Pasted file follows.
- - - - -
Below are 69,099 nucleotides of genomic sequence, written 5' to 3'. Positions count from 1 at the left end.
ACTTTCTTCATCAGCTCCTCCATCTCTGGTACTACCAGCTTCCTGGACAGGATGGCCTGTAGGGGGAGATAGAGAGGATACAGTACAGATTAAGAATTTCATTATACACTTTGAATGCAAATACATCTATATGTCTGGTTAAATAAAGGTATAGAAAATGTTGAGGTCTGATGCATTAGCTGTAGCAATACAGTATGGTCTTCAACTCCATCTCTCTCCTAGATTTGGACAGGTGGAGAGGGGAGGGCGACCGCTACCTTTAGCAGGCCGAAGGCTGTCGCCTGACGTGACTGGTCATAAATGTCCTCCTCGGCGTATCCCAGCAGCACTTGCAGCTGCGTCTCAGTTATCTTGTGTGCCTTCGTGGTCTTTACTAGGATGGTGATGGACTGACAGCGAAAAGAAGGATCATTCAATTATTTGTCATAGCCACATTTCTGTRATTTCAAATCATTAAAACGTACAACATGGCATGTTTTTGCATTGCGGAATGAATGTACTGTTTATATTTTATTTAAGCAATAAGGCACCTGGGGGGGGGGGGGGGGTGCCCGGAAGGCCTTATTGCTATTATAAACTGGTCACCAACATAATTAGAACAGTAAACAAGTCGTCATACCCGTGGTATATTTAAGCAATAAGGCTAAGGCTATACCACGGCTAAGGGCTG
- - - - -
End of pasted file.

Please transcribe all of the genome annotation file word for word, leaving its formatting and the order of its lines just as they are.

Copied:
Below are 69,099 nucleotides of genomic sequence, written 5' to 3'. Positions count from 1 at the left end.
ACTTTCTTCATCAGCTCCTCCATCTCTGGTACTACCAGCTTCCTGGACAGGATGGCCTGTAGGGGGAGATAGAGAGGATACAGTACAGATTAAGAATTTCATTATACACTTTGAATGCAAATACATCTATATGTCTGGTTAAATAAAGGTATAGAAAATGTTGAGGTCTGATGCATTAGCTGTAGCAATACAGTATGGTCTTCAACTCCATCTCTCTCCTAGATTTGGACAGGTGGAGAGGGGAGGGCGACCGCTACCTTTAGCAGGCCGAAGGCTGTCGCCTGACGTGACTGGTCATAAATGTCCTCCTCGGCGTATCCCAGCAGCACTTGCAGCTGCGTCTCAGTTATCTTGTGTGCCTTCGTGGTCTTTACTAGGATGGTGATGGACTGACAGCGAAAAGAAGGATCATTCAATTATTTGTCATAGCCACATTTCTGTRATTTCAAATCATTAAAACGTACAACATGGCATGTTTTTGCATTGCGGAATGAATGTACTGTTTATATTTTATTTAAGCAATAAGGCACCTGGGGGGGGGGGGGGGGTGCCCGGAAGGCCTTATTGCTATTATAAACTGGTCACCAACATAATTAGAACAGTAAACAAGTCGTCATACCCGTGGTATATTTAAGCAATAAGGCTAAGGCTATACCACGGCTAAGGGCTG